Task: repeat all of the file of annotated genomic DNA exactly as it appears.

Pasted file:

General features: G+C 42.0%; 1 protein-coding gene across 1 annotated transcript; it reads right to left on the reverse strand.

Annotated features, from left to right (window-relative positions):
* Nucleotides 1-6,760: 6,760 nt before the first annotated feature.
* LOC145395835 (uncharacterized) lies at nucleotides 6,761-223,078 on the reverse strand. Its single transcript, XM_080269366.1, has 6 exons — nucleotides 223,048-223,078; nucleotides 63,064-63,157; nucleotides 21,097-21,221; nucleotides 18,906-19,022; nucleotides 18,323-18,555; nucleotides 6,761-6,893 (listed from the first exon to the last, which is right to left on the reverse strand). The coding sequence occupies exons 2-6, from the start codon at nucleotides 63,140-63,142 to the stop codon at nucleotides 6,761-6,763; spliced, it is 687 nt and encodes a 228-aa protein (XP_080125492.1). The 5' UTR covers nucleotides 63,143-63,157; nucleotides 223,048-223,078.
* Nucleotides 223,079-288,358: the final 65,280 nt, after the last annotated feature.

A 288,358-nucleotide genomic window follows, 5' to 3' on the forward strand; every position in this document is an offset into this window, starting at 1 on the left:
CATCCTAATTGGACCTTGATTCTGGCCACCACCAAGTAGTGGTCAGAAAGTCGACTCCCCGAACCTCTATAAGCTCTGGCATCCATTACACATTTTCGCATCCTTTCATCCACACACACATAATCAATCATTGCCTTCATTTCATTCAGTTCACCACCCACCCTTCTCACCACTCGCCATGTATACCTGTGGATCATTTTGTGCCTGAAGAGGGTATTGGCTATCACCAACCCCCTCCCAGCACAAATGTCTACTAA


General features: G+C 42.0%; 1 protein-coding gene across 1 annotated transcript; it reads right to left on the reverse strand.

Annotated features, from left to right (window-relative positions):
* Nucleotides 1-6,760: 6,760 nt before the first annotated feature.
* LOC145395835 (uncharacterized) lies at nucleotides 6,761-223,078 on the reverse strand. Its single transcript, XM_080269366.1, has 6 exons — nucleotides 223,048-223,078; nucleotides 63,064-63,157; nucleotides 21,097-21,221; nucleotides 18,906-19,022; nucleotides 18,323-18,555; nucleotides 6,761-6,893 (listed from the first exon to the last, which is right to left on the reverse strand). The coding sequence occupies exons 2-6, from the start codon at nucleotides 63,140-63,142 to the stop codon at nucleotides 6,761-6,763; spliced, it is 687 nt and encodes a 228-aa protein (XP_080125492.1). The 5' UTR covers nucleotides 63,143-63,157; nucleotides 223,048-223,078.
* Nucleotides 223,079-288,358: the final 65,280 nt, after the last annotated feature.

A 288,358-nucleotide genomic window follows, 5' to 3' on the forward strand; every position in this document is an offset into this window, starting at 1 on the left:
CATCCTAATTGGACCTTGATTCTGGCCACCACCAAGTAGTGGTCAGAAAGTCGACTCCCCGAACCTCTATAAGCTCTGGCATCCATTACACATTTTCGCATCCTTTCATCCACACACACATAATCAATCATTGCCTTCATTTCATTCAGTTCACCACCCACCCTTCTCACCACTCGCCATGTATACCTGTGGATCATTTTGTGCCTGAAGAGGGTATTGGCTATCACCAACCCCCTCCCAGCACAAATGTCTACTAA